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May 26, 2019
Dear friends,

I am happy to report that our observations with the Green Bank Telescope (GBT) last month were smooth and successful.  The students in the Spring 2019 edition of the UCLA SETI course were able to participate remotely from our computer lab on campus.  We observed 16 solar-type stars near the plane of the Galaxy and collected over 4 terabytes of raw data.  The signal that we sampled is a time-varying voltage that is proportional to what the telescopes "sees" (technically, it is proportional to the strength of the electric field at the focal point of the antenna).  Whenever we conduct this type of observations, we sample this voltage 800 million times per second, which allows us to split the signal into at least 100 million individual channels for analysis.  Because the data rate is so large, we use only 4 symbols to represent the voltage samples: 00, 01, 10, and 11.  In computer parlance, we record 2 bits per voltage sample, where each bit is a binary unit of information, i.e., 0 or 1.  One might think that recording only 2 bits per sample would yield a poor quality representation of the signal.  It turns out that our detection efficiency (technically known as quantization efficiency) is 88% as good as that of a signal recorded with infinite precision.  If we recorded 4 bits per sample, the efficiency would increase to almost 99%, but in that case we would have to halve the sampling rate and the number of channels available for analysis.  We prefer to maximize the number of channels that we analyze at the expense of slightly reduced signal fidelity. 
The UCLA Spring 2019 SETI class consists of 19 undergraduate students and 3 graduate students, most of whom are pictured here. Graduate student Paul Pinchuk volunteers as a teaching assistant for the class.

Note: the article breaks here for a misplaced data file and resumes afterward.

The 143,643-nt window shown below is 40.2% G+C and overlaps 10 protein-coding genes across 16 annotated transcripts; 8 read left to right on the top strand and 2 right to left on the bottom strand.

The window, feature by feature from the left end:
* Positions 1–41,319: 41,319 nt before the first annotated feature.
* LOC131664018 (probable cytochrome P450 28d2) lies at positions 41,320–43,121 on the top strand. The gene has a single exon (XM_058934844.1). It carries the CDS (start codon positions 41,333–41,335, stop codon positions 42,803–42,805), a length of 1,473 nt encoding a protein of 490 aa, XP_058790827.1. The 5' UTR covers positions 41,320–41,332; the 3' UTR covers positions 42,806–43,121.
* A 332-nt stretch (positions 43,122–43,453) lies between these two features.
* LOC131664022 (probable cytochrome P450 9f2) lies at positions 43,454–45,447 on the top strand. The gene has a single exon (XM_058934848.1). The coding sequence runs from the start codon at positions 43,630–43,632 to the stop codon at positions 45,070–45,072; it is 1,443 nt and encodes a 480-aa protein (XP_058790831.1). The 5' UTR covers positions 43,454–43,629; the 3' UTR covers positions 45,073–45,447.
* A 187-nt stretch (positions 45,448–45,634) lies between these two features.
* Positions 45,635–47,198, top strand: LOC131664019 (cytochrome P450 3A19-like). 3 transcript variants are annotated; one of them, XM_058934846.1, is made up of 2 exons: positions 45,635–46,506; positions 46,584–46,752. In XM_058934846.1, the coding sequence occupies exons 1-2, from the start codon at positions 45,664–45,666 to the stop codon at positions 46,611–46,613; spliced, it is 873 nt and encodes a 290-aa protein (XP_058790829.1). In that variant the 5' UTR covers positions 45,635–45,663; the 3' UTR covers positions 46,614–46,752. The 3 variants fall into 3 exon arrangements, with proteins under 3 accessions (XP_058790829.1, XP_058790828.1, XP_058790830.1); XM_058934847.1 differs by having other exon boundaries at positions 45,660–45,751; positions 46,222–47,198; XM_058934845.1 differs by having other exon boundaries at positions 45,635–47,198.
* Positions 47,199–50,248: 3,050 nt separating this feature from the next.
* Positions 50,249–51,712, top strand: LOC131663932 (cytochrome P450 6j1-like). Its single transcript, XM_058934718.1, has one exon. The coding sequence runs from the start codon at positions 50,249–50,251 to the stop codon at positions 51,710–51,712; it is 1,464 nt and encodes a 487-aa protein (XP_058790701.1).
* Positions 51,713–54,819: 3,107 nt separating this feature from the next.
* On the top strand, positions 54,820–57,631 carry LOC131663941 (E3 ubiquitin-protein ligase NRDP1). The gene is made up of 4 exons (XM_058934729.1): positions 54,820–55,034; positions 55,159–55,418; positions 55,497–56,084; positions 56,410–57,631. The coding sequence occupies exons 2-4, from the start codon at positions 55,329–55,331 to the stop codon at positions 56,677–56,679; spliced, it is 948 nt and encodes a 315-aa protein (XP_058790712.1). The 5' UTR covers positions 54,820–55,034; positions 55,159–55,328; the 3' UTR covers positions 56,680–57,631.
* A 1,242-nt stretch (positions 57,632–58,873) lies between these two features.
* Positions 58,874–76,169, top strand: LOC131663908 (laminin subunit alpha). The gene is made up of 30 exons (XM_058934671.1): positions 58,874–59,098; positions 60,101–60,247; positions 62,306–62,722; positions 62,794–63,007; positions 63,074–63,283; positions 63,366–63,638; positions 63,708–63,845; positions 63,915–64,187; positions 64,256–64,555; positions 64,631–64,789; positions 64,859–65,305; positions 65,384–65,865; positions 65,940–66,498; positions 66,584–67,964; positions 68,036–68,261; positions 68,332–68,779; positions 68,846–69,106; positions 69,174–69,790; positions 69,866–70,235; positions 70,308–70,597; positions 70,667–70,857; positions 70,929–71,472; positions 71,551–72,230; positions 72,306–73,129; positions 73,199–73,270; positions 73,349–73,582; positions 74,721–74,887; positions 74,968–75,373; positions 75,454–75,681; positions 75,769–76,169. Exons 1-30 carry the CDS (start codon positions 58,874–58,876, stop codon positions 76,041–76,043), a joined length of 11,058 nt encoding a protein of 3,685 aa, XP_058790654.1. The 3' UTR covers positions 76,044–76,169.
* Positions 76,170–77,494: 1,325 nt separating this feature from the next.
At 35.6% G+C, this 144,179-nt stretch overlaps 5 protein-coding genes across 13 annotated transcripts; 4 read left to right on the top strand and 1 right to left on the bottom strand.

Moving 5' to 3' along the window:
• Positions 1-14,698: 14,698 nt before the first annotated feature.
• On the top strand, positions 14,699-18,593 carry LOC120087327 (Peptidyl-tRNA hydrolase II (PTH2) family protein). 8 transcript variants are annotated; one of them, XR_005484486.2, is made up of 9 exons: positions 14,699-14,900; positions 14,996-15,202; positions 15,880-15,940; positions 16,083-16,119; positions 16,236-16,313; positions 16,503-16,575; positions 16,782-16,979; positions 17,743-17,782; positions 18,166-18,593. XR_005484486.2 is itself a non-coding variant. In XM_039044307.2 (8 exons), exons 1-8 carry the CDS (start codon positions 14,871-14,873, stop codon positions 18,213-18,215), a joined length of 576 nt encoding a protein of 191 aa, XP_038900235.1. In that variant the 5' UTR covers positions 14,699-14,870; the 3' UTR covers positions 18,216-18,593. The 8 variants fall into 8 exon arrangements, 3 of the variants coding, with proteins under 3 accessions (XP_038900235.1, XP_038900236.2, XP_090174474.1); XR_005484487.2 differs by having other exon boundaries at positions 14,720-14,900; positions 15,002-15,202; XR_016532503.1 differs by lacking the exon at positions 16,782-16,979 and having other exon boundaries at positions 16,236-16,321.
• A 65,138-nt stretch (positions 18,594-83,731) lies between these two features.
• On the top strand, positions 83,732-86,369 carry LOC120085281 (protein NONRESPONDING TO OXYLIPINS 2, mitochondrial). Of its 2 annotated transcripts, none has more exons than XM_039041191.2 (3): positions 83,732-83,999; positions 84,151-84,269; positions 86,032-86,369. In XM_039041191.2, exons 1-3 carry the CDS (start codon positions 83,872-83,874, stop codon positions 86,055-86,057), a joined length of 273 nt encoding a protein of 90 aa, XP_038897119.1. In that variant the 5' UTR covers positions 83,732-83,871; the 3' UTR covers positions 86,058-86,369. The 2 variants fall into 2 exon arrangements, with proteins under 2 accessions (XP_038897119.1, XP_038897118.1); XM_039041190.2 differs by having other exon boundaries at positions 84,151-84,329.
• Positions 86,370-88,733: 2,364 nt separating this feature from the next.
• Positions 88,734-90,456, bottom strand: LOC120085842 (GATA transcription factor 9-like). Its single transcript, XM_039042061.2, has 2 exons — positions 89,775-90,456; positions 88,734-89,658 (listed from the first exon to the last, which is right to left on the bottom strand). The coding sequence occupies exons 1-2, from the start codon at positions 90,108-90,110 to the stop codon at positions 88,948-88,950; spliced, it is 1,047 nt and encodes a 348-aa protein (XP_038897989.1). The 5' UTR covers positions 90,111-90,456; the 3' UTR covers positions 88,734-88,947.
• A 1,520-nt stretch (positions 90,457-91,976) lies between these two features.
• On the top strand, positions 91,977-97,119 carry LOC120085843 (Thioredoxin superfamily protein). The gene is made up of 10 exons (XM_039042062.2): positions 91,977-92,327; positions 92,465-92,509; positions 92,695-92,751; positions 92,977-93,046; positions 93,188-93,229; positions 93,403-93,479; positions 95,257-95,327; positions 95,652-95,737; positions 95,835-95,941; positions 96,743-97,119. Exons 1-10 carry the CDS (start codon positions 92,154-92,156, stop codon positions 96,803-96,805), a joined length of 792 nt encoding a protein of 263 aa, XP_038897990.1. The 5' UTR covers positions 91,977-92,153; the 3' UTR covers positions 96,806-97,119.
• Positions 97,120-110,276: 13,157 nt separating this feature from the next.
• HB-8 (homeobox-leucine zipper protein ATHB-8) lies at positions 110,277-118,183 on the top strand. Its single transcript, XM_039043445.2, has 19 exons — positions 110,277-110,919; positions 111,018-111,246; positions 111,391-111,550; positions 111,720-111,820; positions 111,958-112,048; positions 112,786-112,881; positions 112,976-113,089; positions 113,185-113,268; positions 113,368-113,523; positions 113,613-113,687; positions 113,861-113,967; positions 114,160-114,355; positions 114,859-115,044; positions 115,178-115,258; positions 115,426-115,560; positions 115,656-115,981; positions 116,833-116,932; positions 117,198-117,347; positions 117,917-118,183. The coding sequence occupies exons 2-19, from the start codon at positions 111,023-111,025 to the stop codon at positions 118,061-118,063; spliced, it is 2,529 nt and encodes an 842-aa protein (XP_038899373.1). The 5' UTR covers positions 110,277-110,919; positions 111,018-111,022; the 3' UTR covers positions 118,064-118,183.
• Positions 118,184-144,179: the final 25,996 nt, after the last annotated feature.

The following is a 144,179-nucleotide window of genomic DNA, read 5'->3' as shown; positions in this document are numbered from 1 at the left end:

As usual, the students in the SETI course have different levels of programming expertise.  Regardless of skill level, we ensure that all students in the class are capable of programming the essential elements of our data-processing pipeline on their own.  For instance, they learn to compute power spectra with the Fast Fourier Transform algorithm.  They learn to shift consecutive spectra to account for motion between the emitter (whatever or wherever it is) and the telescope.  They all write a program that enables them to detect the signal from the Voyager 1 spacecraft, which is humanity's most distant ambassador as well as a perfect test case for recognizing artificial signals.  At this point in the course, the students are examining the millions of candidate signals that we detected last month and quantifying the properties of the most interesting signals.  They are also developing code to improve our data-processing pipeline.  The range of projects is inspiring.  The students are improving the robustness and usefulness of our database queries, the speed of our unpacking algorithms, our baseline correction algorithms, the pairing of signals observed in two individual scans, the identification of known interferers such as GPS satellites, etc.  The graduate students are tackling advanced projects such as implementing our calculation of power spectra with graphical processing units (GPUs) and implementing the detection of anomalous signals with machine learning techniques.

On a related note, UCLA graduate student Paul Pinchuk passed his qualifying exam with flying colors last year.  He has formed a doctoral committee composed of 4 faculty members in the Department of Physics and Astronomy (Carter, Fitzgerald, Margot, Saltzberg).  This Tuesday, he will take the "advancement to candidacy" exam on his way to obtaining the PhD.  Paul will present his research plan and the doctoral committee will evaluate whether Paul has acquired sufficient knowledge of the field and whether his proposed doctoral project is of reasonable scope.  Paul will defend his dissertation after he completes his project, likely within the next two years.  He will be one of only a handful of students to ever obtain a PhD in the field of SETI.    

Warm regards,

Jean-Luc Margot
Copyright © 2019 UCLA SETI Group. All rights reserved.

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